Teaching jihad: developing religious literacy through graphic novels

Melanie C. Brooks, Kelly Deits Cutler, Fida Sanjakdar, Daniel D. Liou

    Research output: Contribution to journalArticleResearchpeer-review

    2 Citations (Scopus)


    This study examined the representations of jihad in graphic novels to ascertain how its depictions may inform the development of religious literacy in secondary classrooms. Hegemonic constructions of jihad in the West are commonly reduced to false binaries that shape non-Muslims’ extant beliefs and perceptions of Islam and Muslims. This raises concerns about the ways in which societal expectations shape knowledge formation in schools. Accordingly, this critical content analysis explored the depiction of jihad in three graphic novel memoirs, an increasingly popular medium of instruction in secondary classrooms. Our analysis identified three forms of jihad conveyed through the graphic novels, specifically: jihad for education, jihad for gender justice, and jihad for identity. These representations provide robust counternarratives and suggest the value of teaching religious concepts through graphic novels as a way to develop deeper understandings and counter misinformation. The article concludes with six recommendations for educators to consider when teaching religious content through contemporary graphic novels.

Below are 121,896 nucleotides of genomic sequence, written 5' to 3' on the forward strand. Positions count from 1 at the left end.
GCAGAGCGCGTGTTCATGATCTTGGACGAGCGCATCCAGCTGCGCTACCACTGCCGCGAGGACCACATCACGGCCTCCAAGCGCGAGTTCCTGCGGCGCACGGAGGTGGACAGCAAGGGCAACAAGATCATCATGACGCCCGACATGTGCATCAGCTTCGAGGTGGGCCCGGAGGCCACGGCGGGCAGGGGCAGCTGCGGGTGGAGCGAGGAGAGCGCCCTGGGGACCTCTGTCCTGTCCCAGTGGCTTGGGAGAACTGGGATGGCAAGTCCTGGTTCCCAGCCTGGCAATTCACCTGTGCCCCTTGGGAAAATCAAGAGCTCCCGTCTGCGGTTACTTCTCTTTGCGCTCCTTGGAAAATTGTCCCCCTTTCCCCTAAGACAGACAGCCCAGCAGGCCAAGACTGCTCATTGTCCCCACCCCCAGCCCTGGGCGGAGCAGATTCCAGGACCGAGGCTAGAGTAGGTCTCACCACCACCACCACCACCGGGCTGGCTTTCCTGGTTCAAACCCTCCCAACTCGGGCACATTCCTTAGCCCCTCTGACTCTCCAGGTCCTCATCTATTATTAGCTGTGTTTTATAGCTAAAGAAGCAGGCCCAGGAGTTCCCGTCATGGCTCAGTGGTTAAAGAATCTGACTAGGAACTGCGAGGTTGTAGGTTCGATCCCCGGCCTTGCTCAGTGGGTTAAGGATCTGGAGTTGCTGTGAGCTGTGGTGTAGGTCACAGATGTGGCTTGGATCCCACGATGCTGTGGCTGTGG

Original languageEnglish
    Article number622
    Pages (from-to)1-16
    Number of pages16
    Issue number11
    Publication statusPublished - Nov 2020


    • Curriculum
    • Education
    • Expectations
    • Gender justice
    • Graphic novels
    • Islam
    • Jihad
    • Muslim identity
    • Religious literacy

    Cite this